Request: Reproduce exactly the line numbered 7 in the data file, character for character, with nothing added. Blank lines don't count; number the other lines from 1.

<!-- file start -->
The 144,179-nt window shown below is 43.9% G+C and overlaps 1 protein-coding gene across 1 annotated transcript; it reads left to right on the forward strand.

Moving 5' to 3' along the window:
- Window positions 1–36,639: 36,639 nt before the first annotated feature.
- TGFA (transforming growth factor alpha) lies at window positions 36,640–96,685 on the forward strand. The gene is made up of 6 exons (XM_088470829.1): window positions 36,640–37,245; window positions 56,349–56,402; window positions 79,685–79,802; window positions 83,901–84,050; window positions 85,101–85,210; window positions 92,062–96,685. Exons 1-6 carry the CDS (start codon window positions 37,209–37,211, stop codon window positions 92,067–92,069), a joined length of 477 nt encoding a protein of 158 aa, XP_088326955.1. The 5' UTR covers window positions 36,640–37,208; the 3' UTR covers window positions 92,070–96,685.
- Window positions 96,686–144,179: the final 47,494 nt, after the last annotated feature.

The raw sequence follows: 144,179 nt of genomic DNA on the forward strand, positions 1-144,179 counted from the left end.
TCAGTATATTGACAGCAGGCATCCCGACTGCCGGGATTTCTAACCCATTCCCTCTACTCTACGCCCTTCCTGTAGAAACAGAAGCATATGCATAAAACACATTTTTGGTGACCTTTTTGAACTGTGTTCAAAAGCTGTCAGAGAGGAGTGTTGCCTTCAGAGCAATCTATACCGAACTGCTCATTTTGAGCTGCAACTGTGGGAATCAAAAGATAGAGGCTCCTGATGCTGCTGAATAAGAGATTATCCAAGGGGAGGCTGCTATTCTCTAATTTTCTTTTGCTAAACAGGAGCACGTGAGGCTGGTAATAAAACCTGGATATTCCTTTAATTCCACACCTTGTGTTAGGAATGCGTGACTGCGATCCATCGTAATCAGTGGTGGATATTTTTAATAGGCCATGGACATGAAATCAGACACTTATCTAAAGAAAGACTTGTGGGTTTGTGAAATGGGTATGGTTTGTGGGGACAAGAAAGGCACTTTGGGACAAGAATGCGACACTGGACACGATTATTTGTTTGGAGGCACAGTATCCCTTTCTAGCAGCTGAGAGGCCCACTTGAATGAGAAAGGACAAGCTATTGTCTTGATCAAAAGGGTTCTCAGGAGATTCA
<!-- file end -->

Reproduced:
TCAGTATATTGACAGCAGGCATCCCGACTGCCGGGATTTCTAACCCATTCCCTCTACTCTACGCCCTTCCTGTAGAAACAGAAGCATATGCATAAAACACATTTTTGGTGACCTTTTTGAACTGTGTTCAAAAGCTGTCAGAGAGGAGTGTTGCCTTCAGAGCAATCTATACCGAACTGCTCATTTTGAGCTGCAACTGTGGGAATCAAAAGATAGAGGCTCCTGATGCTGCTGAATAAGAGATTATCCAAGGGGAGGCTGCTATTCTCTAATTTTCTTTTGCTAAACAGGAGCACGTGAGGCTGGTAATAAAACCTGGATATTCCTTTAATTCCACACCTTGTGTTAGGAATGCGTGACTGCGATCCATCGTAATCAGTGGTGGATATTTTTAATAGGCCATGGACATGAAATCAGACACTTATCTAAAGAAAGACTTGTGGGTTTGTGAAATGGGTATGGTTTGTGGGGACAAGAAAGGCACTTTGGGACAAGAATGCGACACTGGACACGATTATTTGTTTGGAGGCACAGTATCCCTTTCTAGCAGCTGAGAGGCCCACTTGAATGAGAAAGGACAAGCTATTGTCTTGATCAAAAGGGTTCTCAGGAGATTCA